Saturday, August 27, 2016

More memories...

More memories ... from my mom's photo collection...

This is the house my parents built, in an undated photo.  I'm guessing summer of 1953 from the construction progress.  In the foreground is a donkey, which my mom named “Jack”.  On the back, in her handwriting (in fountain pen!), it says “Jack - our first pet!”  My mom mentioned Jack to me several times, but I have no actual memory of him.  She thought we had Jack until I was 4 or 5.  I once asked my dad about Jack, and he told me a slightly different story. :)  He said that he got Jack from someone who owed him money for some used equipment he bought from my dad – who just trusted him to pay for them some day (that's entirely consistent with dad's character).  When payment was not forthcoming, my dad took Jack in trade – his value was roughly the same as the amount owed.  But actually owning Jack was a serious pain in the butt – and my dad sold him as quickly as he could.  He was certain we owned Jack for less than a year, which means I was no more than two years old when Jack was sold.  That explains my missing Jack memories. :)

Here's a great one I'd never seen before.  Third from the left is my brother Scott.  I have no idea who the others are in the photo.  It looks like the woman second from the left, shaking Scott's hand, is giving out award plaques.  I can (just) make out the writing on the plaque at left:

Va Beach Public Utilities
1994 Water Wise Landscaping
Residential Category
Honorable Mention
William Atkinson, Jr.

Presumably William Atkinson is the name of the fellow holding it.  The woman at right is holding a plaque that has either 1st Place or 2nd Place written on it (I can't tell which); presumably Scott has the one she doesn't.  So I infer that Scott was in this contest in 1994 and won either 1st or 2nd place (and I'm sure he could tell me which!).  Possibly he could tell me who the other people are, too.

Update from Scott:
That was the first time I took an award of any kind. 1st place. The lady is the mayor of Virginia Beach.  Drury Baughan- the owner of the landscape job, gave me a $1000 tip as well. 3 years later I won 1st place again for the same contest. The people who took second and third place were my customers who had me landscape their entire yards. So when I walked out of there I felt like I won all 3 places in this contest. The mayor gave me a gift certificate for $100 to a store called Kettler. When I went shopping there everything was over a thousand dollars except for fiber doormats, so that's what I bought.
Here's a nice mystery – an undated photo in a place I don't remember.  There's nothing written on the back to give me a clue.  That Sears & Roebuck bell on a brick pedestal does seem familiar, but the rest of the scenery does not.  It might be my maternal grandparent's home in norther New Jersey, but I'm not at all sure about that.  The presence of a man wearing a tie makes that less likely. :)  From the cars it has to be the early '50s.  The “chef” in the foreground might be either me or my brother Scott.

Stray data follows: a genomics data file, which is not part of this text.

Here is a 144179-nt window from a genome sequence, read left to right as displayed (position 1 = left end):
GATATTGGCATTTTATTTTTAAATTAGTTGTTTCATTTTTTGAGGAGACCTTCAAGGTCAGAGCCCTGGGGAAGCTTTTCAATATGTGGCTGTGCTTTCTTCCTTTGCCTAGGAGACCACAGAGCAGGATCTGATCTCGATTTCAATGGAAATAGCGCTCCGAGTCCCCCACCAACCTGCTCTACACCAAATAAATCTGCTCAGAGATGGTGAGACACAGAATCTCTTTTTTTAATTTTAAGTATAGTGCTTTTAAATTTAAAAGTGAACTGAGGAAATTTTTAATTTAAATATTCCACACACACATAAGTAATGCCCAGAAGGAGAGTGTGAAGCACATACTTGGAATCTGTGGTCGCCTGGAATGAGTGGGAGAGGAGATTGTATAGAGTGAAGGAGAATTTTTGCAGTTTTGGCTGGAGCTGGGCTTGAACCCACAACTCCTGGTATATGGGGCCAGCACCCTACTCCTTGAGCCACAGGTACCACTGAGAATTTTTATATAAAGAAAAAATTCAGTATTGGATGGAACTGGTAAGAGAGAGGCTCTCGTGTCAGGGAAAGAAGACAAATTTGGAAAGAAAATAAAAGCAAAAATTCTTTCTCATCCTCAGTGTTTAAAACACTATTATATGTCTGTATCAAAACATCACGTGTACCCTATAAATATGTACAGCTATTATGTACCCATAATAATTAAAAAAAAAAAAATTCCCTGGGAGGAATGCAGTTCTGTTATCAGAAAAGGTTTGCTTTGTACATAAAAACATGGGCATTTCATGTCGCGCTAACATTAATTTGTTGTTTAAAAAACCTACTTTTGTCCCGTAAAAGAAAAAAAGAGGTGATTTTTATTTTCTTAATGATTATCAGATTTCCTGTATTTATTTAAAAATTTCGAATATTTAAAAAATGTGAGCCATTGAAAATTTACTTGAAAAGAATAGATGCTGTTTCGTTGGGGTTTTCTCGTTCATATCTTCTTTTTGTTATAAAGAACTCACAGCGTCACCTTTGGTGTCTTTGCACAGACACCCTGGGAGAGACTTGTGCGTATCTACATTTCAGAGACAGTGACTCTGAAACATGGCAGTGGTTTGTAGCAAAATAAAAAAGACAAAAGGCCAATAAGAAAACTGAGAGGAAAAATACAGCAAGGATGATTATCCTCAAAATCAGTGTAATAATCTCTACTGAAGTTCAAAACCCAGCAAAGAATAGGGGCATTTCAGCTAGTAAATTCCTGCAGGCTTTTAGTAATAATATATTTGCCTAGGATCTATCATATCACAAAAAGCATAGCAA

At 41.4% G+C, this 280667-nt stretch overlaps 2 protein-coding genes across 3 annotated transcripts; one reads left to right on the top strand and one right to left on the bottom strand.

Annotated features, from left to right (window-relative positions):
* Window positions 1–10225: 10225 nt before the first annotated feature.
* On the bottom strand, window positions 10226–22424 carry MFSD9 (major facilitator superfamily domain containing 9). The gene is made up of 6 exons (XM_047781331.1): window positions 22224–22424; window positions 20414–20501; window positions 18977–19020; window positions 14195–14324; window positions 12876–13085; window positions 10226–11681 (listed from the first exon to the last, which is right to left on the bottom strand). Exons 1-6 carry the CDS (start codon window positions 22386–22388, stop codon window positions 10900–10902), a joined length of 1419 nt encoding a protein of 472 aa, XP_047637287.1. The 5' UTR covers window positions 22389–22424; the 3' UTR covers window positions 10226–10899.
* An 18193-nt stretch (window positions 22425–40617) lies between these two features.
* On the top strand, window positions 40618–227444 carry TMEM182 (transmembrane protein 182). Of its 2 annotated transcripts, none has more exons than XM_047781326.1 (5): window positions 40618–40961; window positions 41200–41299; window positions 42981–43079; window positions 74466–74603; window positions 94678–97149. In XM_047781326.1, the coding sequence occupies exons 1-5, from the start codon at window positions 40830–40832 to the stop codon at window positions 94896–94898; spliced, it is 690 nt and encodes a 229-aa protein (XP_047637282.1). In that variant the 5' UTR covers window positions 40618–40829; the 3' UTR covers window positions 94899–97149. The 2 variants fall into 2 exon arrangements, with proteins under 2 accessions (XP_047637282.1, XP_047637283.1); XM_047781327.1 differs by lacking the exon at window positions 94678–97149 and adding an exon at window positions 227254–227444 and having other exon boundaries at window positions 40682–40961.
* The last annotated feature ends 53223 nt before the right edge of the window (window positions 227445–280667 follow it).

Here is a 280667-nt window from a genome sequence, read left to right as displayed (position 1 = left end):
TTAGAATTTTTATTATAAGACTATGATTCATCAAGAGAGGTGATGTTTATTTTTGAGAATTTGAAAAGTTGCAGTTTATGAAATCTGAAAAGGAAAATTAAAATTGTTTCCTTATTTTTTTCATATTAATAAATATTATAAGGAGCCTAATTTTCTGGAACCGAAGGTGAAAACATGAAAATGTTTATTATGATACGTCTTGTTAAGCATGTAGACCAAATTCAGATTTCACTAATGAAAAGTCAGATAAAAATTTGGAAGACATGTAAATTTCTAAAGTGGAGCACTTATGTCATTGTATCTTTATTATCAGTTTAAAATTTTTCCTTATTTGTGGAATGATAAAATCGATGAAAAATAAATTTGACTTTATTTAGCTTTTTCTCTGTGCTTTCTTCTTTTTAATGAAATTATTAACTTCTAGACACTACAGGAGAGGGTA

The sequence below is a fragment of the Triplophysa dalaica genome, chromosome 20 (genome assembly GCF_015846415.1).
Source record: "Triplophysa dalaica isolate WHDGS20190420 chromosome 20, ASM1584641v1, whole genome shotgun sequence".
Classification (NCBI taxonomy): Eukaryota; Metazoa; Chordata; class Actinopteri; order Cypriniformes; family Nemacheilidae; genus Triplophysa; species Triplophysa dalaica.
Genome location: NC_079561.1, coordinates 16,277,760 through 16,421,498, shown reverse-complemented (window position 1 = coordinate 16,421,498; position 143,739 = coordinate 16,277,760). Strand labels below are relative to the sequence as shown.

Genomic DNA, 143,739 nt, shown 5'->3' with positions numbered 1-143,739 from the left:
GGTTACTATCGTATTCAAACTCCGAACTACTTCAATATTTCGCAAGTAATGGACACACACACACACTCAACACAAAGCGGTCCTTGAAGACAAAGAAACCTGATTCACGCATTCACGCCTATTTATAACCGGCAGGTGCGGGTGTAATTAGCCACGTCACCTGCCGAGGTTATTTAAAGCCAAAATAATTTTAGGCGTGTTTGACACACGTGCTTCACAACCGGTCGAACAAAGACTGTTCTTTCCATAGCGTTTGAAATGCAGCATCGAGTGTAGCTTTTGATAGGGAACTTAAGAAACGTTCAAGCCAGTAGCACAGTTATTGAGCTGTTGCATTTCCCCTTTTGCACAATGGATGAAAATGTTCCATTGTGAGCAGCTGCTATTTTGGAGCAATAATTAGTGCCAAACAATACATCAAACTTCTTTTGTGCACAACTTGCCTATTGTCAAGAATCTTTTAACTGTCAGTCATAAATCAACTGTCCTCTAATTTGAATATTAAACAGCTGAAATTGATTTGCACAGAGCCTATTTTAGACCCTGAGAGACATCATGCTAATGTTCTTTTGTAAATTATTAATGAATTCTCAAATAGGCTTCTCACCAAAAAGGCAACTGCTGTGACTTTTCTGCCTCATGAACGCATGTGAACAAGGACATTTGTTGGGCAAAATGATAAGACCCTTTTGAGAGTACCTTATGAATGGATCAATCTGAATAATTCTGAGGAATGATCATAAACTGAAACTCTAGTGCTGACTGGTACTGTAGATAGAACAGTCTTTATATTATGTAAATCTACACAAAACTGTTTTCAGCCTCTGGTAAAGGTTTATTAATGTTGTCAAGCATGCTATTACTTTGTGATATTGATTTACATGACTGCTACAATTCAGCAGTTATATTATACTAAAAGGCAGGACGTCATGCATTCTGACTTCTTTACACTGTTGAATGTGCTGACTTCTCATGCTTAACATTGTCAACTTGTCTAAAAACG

This is my mom's father, my grandfather, Donald MacLaughlin.  On the back, in my mom's handwriting (in fountain pen) it says “Dad sleeping in his favorite chair”.  I'm fairly certain that the chair is in his “camp” along Long Pond in North Lincoln, Maine.  The photo is undated, but from his relatively young appearance I'd guess it's in the early '50s.  One thing that caught my eye in this photo was the massive ring on his right hand's ring finger.  I remember him letting me play with that ring, and it seemed huge and heavy to me – I could easily push three fingers through it...

Finally, here are some more photos of me and my siblings.  The first one is my brother Scott.  There's no date, but it's probably from 1958 or 1959 (from his apparent age).  On the back my mom wrote “Love this”.  The second photo is me on the left, Scott on the right, and for some reason we're kissing each other.  It's undated, but from our age must be around 1957.  The third photo is from the same series, left-to-right is me, my sister Holly, and Scott.  The fourth photo is undated and has no notes.  It's taken in our living room, looking west out the picture window.  I think that's me in the photo, but it might also be Scott.  I don't remember any of the toys in the photo, especially not the giant pile of blocks (that looks like something my dad might have done).  If that's me, I'm guessing I'm 4 or 5, which would make this 1956 or 1957.  The fifth photo is dated (by the lab) February 1, 1954.  In my mom's handwriting a note on the back says “Tommy’s first knowing Christmas”.  That would be Christmas 1953, which is the day my brother Scott was born; I'd have been 15 months old.  To the left of the Christmas tree you can just make out an unfinished wall: exposed studs with plywood on the other side.  We're occupying the house my parents built before it was actually finished on the inside.  This, I'm guessing, is the dining room and that plywood is from the kitchen (the one room that was finished).  It looks like I got a drum (can't believe my mom allowed that!) and a stuffed bear for Christmas.  I wish I could remember them.  The plastic Santa appears to be lying on sections of a model train track, but I don't think that can be right – I did get a model train one Christmas, but I was much older.  I have no memory of that rug.  Finally, the last photo me and Scott, laughing at each other – probably just after we kissed each other.